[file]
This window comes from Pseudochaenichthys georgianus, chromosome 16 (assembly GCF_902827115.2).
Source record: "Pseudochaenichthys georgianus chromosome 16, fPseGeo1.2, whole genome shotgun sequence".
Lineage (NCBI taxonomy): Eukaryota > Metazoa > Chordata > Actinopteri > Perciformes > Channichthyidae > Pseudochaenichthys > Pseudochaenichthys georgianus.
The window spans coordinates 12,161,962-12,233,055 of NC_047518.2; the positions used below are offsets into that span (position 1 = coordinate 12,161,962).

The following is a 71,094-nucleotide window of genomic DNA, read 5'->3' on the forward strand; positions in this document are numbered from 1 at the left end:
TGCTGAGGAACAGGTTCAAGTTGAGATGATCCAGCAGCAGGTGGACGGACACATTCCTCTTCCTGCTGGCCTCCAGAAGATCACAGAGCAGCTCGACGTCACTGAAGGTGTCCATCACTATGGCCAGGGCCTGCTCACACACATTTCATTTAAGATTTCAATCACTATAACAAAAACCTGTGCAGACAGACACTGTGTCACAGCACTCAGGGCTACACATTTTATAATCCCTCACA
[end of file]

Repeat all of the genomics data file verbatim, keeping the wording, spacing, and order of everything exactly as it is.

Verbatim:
This window comes from Pseudochaenichthys georgianus, chromosome 16 (assembly GCF_902827115.2).
Source record: "Pseudochaenichthys georgianus chromosome 16, fPseGeo1.2, whole genome shotgun sequence".
Lineage (NCBI taxonomy): Eukaryota > Metazoa > Chordata > Actinopteri > Perciformes > Channichthyidae > Pseudochaenichthys > Pseudochaenichthys georgianus.
The window spans coordinates 12,161,962-12,233,055 of NC_047518.2; the positions used below are offsets into that span (position 1 = coordinate 12,161,962).

The following is a 71,094-nucleotide window of genomic DNA, read 5'->3' on the forward strand; positions in this document are numbered from 1 at the left end:
TGCTGAGGAACAGGTTCAAGTTGAGATGATCCAGCAGCAGGTGGACGGACACATTCCTCTTCCTGCTGGCCTCCAGAAGATCACAGAGCAGCTCGACGTCACTGAAGGTGTCCATCACTATGGCCAGGGCCTGCTCACACACATTTCATTTAAGATTTCAATCACTATAACAAAAACCTGTGCAGACAGACACTGTGTCACAGCACTCAGGGCTACACATTTTATAATCCCTCACA